Mon, 20/08/2018 - 06:00

In October, the U.S. intervention in Afghanistan will turn 17. The human and material costs of what has become the United States’ longest-ever war are colossal. More than 2,000 U.S. military personnel have been killed and over 20,000 have been injured. The UN estimates that nearly 20,000 Afghan civilians have been killed and another 50,000 injured since 2009 alone. The United States has spent some $877 billion on the war. The Trump administration’s recent initiative to seek direct peace talks with the Taliban—a first since the start of the war in 2001—highlights that Washington is actively looking for new ways to wind down its involvement in the conflict. But why has the U.S.

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The United States' Perpetual War in Afghanistan

Mon, 20/08/2018 - 06:00
Public anger at home pulled the United States out of Vietnam, but the public's indifference about the intervention in Afghanistan has allowed the United States' longest war to drag on.

Waiting for Democracy in Congo

Fri, 17/08/2018 - 06:00
Is Emmanuel Ramazani Shadary's presidential candidacy a harbinger for Congo’s much-awaited democratic transition or merely a lifeline to a beleaguered strongman?

How Democracies Can Fight Authoritarian Sharp Power

Thu, 16/08/2018 - 06:00
Policymakers within democracies need to grapple with the challenge of repelling outside influence while upholding essential democratic values.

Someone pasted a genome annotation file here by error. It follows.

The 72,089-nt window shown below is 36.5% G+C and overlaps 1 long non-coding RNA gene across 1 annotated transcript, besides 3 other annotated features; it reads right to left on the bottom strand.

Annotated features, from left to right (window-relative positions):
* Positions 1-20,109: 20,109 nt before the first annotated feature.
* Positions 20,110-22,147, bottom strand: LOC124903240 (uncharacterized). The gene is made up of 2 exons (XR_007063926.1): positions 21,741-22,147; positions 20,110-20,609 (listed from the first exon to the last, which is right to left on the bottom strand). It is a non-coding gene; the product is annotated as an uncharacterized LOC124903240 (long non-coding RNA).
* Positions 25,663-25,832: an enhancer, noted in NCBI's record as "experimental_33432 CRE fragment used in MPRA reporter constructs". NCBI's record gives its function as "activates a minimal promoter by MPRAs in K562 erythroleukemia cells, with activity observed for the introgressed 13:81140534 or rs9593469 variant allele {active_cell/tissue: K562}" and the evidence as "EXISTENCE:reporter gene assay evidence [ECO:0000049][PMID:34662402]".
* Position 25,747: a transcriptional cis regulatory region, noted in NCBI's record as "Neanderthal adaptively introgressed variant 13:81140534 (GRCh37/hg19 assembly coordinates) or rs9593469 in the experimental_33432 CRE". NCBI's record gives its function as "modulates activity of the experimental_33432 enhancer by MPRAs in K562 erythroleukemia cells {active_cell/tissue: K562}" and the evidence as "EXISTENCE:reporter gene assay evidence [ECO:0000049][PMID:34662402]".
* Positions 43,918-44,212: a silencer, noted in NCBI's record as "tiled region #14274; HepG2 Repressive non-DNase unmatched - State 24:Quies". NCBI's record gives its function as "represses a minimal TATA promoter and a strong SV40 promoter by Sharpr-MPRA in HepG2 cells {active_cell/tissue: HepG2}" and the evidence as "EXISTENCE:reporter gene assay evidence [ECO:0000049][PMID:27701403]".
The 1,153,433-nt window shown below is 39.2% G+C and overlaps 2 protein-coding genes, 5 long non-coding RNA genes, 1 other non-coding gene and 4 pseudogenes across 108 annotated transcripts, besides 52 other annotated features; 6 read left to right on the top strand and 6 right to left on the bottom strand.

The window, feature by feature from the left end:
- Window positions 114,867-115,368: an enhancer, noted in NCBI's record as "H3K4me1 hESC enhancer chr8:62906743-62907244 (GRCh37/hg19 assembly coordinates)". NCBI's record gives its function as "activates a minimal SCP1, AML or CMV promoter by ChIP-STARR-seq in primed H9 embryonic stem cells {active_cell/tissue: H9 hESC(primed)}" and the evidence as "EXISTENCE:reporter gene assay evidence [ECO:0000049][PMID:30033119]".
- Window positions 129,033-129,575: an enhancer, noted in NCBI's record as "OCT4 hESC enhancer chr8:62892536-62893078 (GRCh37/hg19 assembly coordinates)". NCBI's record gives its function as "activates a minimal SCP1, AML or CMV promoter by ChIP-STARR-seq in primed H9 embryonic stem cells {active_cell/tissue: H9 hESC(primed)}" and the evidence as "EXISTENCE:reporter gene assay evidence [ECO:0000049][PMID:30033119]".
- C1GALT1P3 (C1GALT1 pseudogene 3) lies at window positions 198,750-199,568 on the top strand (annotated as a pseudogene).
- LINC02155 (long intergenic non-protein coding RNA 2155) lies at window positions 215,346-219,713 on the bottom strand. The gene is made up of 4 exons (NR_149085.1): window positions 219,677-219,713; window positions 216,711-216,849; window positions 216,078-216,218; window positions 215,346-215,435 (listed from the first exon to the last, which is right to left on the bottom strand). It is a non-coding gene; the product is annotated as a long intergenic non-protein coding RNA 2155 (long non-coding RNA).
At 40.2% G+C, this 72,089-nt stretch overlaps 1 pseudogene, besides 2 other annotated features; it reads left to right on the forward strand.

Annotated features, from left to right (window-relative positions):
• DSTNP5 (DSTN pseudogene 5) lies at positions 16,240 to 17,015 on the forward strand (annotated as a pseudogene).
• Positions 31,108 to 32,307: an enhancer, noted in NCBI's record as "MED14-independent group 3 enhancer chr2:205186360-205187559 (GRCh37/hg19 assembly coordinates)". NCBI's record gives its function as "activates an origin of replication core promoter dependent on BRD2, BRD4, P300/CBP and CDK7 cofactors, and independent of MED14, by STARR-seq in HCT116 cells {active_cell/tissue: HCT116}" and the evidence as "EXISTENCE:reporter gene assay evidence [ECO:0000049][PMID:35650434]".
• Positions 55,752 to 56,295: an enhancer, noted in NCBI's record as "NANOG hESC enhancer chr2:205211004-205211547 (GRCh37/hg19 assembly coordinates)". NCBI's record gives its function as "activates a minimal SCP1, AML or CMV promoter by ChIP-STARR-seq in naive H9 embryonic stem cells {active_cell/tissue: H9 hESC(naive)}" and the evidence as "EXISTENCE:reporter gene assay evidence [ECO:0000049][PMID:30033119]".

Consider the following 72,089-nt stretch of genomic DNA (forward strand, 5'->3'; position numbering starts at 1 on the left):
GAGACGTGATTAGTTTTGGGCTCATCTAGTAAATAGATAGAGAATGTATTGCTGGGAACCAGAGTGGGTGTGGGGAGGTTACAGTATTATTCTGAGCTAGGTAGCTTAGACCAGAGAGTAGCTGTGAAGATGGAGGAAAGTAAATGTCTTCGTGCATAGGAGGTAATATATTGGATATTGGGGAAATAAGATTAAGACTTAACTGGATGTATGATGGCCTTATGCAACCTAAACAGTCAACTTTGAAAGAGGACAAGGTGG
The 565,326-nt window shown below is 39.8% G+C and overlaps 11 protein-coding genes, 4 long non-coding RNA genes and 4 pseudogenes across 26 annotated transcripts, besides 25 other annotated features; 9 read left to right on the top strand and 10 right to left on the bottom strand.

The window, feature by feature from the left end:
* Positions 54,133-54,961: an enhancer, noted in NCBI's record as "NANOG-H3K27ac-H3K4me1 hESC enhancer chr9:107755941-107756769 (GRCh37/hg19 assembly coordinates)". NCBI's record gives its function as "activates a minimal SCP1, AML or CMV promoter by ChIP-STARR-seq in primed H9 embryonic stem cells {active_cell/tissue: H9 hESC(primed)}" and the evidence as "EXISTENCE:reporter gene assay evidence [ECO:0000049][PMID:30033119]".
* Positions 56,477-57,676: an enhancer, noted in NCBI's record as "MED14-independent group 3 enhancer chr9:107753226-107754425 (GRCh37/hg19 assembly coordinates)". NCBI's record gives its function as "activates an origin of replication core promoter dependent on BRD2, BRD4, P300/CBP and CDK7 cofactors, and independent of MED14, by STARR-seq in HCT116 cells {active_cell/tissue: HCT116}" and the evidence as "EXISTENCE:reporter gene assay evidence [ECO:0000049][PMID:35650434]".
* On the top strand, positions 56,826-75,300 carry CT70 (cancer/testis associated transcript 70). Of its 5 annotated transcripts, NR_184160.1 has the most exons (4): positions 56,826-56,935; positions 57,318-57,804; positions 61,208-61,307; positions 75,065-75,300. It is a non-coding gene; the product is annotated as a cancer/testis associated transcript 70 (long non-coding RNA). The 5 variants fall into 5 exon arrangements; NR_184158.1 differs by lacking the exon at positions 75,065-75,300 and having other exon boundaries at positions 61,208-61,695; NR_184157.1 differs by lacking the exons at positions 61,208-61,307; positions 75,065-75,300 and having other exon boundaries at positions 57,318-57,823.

Why Putin's Approval Ratings Are Declining Sharply

Wed, 15/08/2018 - 06:00
In the last few months, rising public frustrations over domestic policy and a government proposal to weaken the social safety net have led to a sharp decline in Vladimir Putin’s popularity. 

The Enduring Legacy of Robert Gilpin

Wed, 15/08/2018 - 06:00
It's Robert Gilpin's world; everyone else is just living in it.

Muslim Brothers

Wed, 15/08/2018 - 05:00
Gamal Abdel Nasser and Sayyid Qutb are usually remembered as bitter enemies and representatives of two sides of Egypt's most intractable political divide. But in his book Making the Arab World: Nasser, Qutb, and the Clash That Shaped the Middle East, Fawaz Gerges shows that the two titans of Egyptian history overlapped ideologically and personally more than is generally realized.

Battlefield Internet

Tue, 14/08/2018 - 14:30
The U.S government needs to play a more assertive role in protecting the public from digital threats, just as it protects it from conventional ones.